“It's not about what you show on the screen, it's what you cause to appear in the player's imagination.”
That's what Firaxis' Sid Meier took from The Seven Cities of Gold , a game he lists as a major inspiration. “Even today ... it's still the player's imagination that's the most powerful tool we can stimulate and use to bring the experience to life,” he says.
As reported on Gamasutra , Side Meier, John Romero, Will Wright and Cliff Bleszinski have been talking gaming inspirations at GDC.
Sid says that Seven Cities of Gold taught him that basic tech can still create an immersive backdrop. “The graphics...we might call them rudimentary. We might call them functional. But this was really the revelation of this game. Dan was able to create this entire world that you could explore, and I think there's a lesson there for us.”
“This game I created before I played Seven Cities of Gold was called Floyd of the Jungle. The games I created after were Pirates!, Railroad Tycoon and Civilization. I think this kind of encapsulates the effect this game had on me as a designer.”
Maxis' Will Wright lists Pinball Construction Set as a major inflence, saying “It was an amazingly powerful set of tools.”
“It's kind of amazing how elaborate all the pieces were... you could resize, rotate, even go into a graphical editor. And this all ran on a 48k Apple II,” said Will.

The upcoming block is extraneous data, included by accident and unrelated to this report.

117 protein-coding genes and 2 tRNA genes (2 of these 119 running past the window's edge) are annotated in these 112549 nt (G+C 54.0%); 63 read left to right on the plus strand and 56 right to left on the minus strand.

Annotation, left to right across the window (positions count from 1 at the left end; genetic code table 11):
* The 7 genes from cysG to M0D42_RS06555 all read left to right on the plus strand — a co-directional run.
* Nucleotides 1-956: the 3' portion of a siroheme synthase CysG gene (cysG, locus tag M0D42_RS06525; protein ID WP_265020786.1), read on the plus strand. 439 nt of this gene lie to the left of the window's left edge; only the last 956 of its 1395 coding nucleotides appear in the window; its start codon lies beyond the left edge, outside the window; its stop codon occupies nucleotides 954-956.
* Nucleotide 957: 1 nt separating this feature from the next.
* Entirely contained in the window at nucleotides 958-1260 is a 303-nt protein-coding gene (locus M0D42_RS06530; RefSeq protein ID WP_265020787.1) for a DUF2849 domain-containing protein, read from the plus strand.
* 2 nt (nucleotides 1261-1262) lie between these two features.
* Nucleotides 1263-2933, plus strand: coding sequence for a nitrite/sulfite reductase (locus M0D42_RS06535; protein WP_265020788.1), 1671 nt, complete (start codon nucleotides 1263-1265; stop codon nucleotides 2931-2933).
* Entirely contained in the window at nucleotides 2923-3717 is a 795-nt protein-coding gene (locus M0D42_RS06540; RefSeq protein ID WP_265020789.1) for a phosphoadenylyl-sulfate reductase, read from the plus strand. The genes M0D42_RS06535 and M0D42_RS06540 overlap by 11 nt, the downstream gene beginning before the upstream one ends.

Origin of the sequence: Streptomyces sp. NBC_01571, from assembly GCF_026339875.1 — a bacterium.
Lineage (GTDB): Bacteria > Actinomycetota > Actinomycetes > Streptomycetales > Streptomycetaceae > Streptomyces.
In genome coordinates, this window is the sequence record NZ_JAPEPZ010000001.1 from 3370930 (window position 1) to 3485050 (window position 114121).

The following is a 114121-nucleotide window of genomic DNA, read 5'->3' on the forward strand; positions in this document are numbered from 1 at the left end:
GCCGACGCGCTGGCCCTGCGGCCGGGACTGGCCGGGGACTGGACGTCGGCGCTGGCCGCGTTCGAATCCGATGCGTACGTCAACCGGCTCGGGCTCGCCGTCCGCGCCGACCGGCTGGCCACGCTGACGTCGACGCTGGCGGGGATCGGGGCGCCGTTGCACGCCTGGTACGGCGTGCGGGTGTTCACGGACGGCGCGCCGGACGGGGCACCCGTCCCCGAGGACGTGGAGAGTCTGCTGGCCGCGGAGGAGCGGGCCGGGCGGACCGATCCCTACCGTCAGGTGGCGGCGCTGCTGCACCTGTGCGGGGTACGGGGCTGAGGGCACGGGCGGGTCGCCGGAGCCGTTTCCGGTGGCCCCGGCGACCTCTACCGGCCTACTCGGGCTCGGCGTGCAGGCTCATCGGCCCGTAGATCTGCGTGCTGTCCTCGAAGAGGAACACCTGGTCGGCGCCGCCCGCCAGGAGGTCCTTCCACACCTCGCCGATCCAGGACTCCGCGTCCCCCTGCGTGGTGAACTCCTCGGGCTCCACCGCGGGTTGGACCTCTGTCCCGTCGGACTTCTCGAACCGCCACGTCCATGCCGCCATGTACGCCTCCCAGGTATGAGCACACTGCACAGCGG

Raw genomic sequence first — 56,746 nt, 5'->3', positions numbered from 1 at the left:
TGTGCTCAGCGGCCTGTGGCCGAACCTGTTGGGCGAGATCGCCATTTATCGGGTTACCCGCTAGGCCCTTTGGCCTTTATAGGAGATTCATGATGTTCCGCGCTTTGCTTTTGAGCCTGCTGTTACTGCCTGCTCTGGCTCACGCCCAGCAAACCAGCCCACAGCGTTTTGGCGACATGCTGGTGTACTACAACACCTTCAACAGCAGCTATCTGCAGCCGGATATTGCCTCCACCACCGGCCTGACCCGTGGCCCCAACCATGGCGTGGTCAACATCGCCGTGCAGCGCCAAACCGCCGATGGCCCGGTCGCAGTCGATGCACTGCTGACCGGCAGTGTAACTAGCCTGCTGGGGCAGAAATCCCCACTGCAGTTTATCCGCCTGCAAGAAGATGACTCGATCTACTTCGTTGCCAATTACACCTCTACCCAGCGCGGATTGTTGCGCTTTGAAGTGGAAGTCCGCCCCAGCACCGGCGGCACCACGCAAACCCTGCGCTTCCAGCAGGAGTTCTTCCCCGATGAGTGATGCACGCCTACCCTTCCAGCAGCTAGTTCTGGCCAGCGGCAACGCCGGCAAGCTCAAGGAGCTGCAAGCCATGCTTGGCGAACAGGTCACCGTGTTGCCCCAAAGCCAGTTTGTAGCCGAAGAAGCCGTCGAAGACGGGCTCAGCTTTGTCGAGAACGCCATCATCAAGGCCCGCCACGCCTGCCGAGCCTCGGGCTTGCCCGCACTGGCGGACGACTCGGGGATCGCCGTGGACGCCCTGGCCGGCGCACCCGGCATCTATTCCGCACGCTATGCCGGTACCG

He credited the creator, Bill Budge's design aethetic too : “His love was really tools more than games. He enjoyed making things that would empower people to be creative.
Right after I started playing PCS, I started working on SimCity....I wanted to keep as few words in the interface as possible.”
“It totally blew me away. The minute that I saw it, I still remember exactly where it was and what it looked like. Pac-Man was the game that really blew me away and influenced everything, because the game design was unlike anything that had come before.”
“The full force of the game hit me, and I kind of absorbed it all immediately, and understood the game design was different than what I'd seen before.
The four ghosts were crazy cool because they all had personalities...you start to learn them... it just kind of alludes to a deeper story even though there isn't a story there... the game was hugely influential on me, especially in the fact that it showed game design can be anything you think of. This game broke out of the mental box the whole industry was in.”
“I was teased at school a little bit. I was chased off the bus and called Nintendo Boy. It kind of sucked back then, but my life is fucking awesome now, and they can just go on with their lame lives,” he mentioned.
“There's a compass and a map and a boomerang and bows and arrows...this was all new territory for me! It ignited my senses.” concluded Cliff.
Which games have had the most influence on you life? I remember thinking co-op Rampage was a pretty big deal when I was smaller, and slightly stupider.